Franciscan Focus

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05 November 2009

Josephology: On Joseph's Fatherhood 

While chattin' with pals recently, I realized that it's been awhile since I've tossed out a Josephy post, which must be remedied forthwith! For this go-round, let's look at Joseph's unique and glorious fatherhood!

"48. So what is the most exact title we should use to express Joseph's fatherhood?
In reality, none of the terms suggested entirely expresses the totality of Joseph's relationship with Jesus. As [the great Jesuit theologian] Suarez asserts, Joseph possessed 'everything proper to a father, apart from his virginity.' He shared in the very dignity of Mary, Jesus' mother. His fatherhood is unique and supernatural. Faced with the lack of any precise word to completely designate this special fatherhood, we may simply call Joseph 'Jesus' father,' as Scripture itself does (Lk. 2:27, 33, 41, 43, 48; Mt. 13:55), without adding any adjective to the title."
~ Fr. Jose Antonio Bertolin, OSJ; "Josephology 1A", Guardian of the Redeemer, Volume XII, Number 1 (March-May 2006)

* * *

"I often explain that if a dove ... drops a date from its beak into a garden, we say that the palm tree that grows from that date belongs to the owner of the garden. If that is so, who would doubt that as the Holy Spirit, like a heavenly dove, let fall a divine seed into the 'garden enclosed' of the Blessed Virgin ... and a garden that pertained to Joseph as a wife pertains to her husband; who I ask, would deny that the divine Palm Tree, which bears the fruits of immortality, belongs to the Blessed Joseph?"
~ St. Francis De Sales

* * *

"It is most important to look first at the way in which St. Joseph is not the father of Jesus. ... There is a variety of ways in which one may be referred to as a father other than as the natural father. There is, of course, a more spiritual use of the term, such as in those who are founders of religious orders. Still, let us confine ourselves to those forms that we find in the family.

"... [W]e might speak of a man as the 'legal father' of the child. ... St. Joseph was recognized publicly and socially to be the legal father of Jesus in one sense, but not as understood in the eyes of Jewish law according to a limited sense of the term, in which a brother would attempt to have a child by the wife of a brother who died so that the dead brother could have legal descendants.

"... Another title one might bear is that of 'foster father.' ... This is most certainly a true and clear way to express the fatherhood of St. Joseph. Yet, as we shall see, it does not completely explain the way in which St. Joseph is father to Jesus. ... [This term] is far weaker ... because it often refers to a very temporary form of relationship.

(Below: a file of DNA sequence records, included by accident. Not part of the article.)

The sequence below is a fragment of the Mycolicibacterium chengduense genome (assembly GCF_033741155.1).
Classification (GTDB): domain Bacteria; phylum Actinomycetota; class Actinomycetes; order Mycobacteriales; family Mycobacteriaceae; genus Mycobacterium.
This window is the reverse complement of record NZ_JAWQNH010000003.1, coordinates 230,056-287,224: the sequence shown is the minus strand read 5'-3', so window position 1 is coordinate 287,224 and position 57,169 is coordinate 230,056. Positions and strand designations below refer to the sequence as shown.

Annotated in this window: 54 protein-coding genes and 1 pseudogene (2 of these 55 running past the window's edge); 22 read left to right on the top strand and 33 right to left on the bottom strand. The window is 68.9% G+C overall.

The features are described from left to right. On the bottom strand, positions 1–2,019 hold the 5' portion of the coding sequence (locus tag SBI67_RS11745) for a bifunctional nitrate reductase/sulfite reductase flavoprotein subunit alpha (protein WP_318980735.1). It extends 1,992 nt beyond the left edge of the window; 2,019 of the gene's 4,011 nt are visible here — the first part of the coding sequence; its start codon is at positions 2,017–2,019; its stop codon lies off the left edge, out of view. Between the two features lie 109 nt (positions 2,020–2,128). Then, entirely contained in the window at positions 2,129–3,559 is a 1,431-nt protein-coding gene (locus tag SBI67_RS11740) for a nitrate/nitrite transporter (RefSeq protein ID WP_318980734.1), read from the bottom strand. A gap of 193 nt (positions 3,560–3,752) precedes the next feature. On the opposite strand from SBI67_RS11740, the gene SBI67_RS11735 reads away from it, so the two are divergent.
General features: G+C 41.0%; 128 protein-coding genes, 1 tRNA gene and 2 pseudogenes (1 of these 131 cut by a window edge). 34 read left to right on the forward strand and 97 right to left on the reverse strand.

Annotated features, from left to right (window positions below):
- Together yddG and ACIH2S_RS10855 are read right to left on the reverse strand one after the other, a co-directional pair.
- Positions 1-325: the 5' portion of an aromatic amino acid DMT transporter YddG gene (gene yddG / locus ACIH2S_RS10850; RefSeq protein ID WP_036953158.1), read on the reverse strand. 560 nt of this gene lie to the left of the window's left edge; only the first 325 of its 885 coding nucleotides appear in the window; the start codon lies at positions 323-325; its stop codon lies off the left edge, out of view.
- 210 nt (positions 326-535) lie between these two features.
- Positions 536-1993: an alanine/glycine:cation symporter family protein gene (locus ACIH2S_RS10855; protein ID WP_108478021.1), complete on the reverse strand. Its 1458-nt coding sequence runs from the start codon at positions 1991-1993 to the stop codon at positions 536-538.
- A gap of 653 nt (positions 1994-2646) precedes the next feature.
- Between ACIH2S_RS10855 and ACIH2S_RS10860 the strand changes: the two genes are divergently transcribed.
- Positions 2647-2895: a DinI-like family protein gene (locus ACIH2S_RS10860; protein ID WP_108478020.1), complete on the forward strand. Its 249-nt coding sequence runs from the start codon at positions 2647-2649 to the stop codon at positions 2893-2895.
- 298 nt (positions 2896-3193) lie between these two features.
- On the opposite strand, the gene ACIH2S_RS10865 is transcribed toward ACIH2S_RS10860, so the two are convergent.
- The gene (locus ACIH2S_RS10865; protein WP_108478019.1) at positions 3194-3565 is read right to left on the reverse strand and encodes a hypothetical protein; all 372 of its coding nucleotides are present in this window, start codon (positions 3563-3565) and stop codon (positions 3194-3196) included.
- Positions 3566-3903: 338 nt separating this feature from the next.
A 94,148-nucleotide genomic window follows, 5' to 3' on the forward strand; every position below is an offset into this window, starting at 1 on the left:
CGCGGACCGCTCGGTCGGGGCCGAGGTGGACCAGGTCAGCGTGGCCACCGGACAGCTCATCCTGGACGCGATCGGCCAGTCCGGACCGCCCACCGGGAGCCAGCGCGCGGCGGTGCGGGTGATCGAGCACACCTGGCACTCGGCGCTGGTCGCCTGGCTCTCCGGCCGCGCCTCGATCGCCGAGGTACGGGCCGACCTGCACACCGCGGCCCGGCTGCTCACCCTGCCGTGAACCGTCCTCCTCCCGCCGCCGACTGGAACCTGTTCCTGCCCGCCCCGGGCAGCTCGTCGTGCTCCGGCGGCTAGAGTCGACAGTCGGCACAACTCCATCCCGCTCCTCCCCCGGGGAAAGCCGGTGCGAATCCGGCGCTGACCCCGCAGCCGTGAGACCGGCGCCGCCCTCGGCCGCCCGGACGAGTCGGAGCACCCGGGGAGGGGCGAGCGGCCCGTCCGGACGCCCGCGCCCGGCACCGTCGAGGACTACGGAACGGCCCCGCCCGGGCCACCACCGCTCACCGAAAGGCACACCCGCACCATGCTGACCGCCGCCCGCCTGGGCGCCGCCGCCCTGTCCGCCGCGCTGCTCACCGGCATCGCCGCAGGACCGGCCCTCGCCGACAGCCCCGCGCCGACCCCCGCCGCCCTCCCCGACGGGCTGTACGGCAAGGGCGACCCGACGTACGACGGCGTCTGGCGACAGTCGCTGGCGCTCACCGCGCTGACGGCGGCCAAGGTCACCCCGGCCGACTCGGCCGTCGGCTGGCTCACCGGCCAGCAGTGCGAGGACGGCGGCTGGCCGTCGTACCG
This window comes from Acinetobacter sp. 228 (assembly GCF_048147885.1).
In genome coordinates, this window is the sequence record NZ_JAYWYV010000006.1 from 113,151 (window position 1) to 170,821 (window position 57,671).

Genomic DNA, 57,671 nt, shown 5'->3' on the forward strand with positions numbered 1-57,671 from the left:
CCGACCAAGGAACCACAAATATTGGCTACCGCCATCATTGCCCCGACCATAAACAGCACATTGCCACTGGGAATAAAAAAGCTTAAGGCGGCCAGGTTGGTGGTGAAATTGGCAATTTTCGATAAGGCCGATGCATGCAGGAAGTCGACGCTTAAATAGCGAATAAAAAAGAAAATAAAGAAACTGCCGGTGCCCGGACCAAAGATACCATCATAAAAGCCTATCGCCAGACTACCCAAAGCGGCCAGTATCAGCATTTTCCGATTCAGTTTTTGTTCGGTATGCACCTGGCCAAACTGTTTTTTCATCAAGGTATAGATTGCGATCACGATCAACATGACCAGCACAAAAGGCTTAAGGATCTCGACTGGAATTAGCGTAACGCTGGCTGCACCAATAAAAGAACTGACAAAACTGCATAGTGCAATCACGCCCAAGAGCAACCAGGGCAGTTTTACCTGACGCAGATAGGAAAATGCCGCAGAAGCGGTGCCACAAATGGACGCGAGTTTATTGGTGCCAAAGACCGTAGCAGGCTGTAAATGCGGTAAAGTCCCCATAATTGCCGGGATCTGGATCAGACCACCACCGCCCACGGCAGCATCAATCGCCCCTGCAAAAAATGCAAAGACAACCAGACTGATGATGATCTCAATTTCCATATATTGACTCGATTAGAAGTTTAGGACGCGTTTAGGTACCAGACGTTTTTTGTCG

"... [A]doptive fatherhood does not express the nature of St. Joseph's fatherhood. ... Jesus was not born from another marriage or relationship and then adopted. St. Thomas says, 'Christ was the fruit of this marriage; neither a child born in adultery nor an adopted son ...' ... Thus, the title of adoptive father is inadequate to explain the paternity of St. Joseph.

"... [Stepfatherhood] would not apply to St. Joseph. For Jesus was not the child of a previous marriage or relationship between a man and a woman. Thus, to call St. Joseph a stepfather would be offensive to the Virgin Mary."

De Domenico then goes on to explain that Joseph is Jesus' father (not in the biological sense): 1) because Jesus is the Good of the marriage; 2) because Jesus is the Possession of the marriage; 3) because Joseph and Mary gave full consent to the marriage; 4) because of Mary's consent at the Annunciation, which, since she was already Joseph's wife, by default included Joseph's consent; 5) through Joseph's holiness; 6) through Joseph's virginity; 7) by the command of God; 8) by exercising the office of father.

Thus, "this fatherhood of St. Joseph is entirely new. There has never been anything like it. It is unique and one of a kind. The fatherhood of St. Joseph is superior even to natural human fatherhood as also adoptive fatherhood. ... 'He is father in the supernatural order, not according to nature, but according to the spirit ... In brief, he is father in the most noble, most sublime and divine sense. The bond which unites him with his august Son is moral and therefore more intimate and stronger than a physical bond.' Hence the fatherhood of St. Joseph is only surpassed by the fatherhood of God."
~ Dominic De Domenico, OP; True Devotion to St. Joseph and the Church

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Blogger droginmark said...

This is an excellent post. I have studied Joseph for many years and nothing is as clear as this post. Even though many volumes have been written on the topic, you quote one short sentence that summarizes it all: "we may simply call Joseph 'Jesus' father,' as Scripture itself does." I do believe the Third Millennium is time for the Church to proclaim that "Joseph is Jesus' father." Period. Of course we must navigate through many theological landmines, but Fr. De Domenico's book covers most of it. Mark Drogin,

09 January, 2010 14:40  

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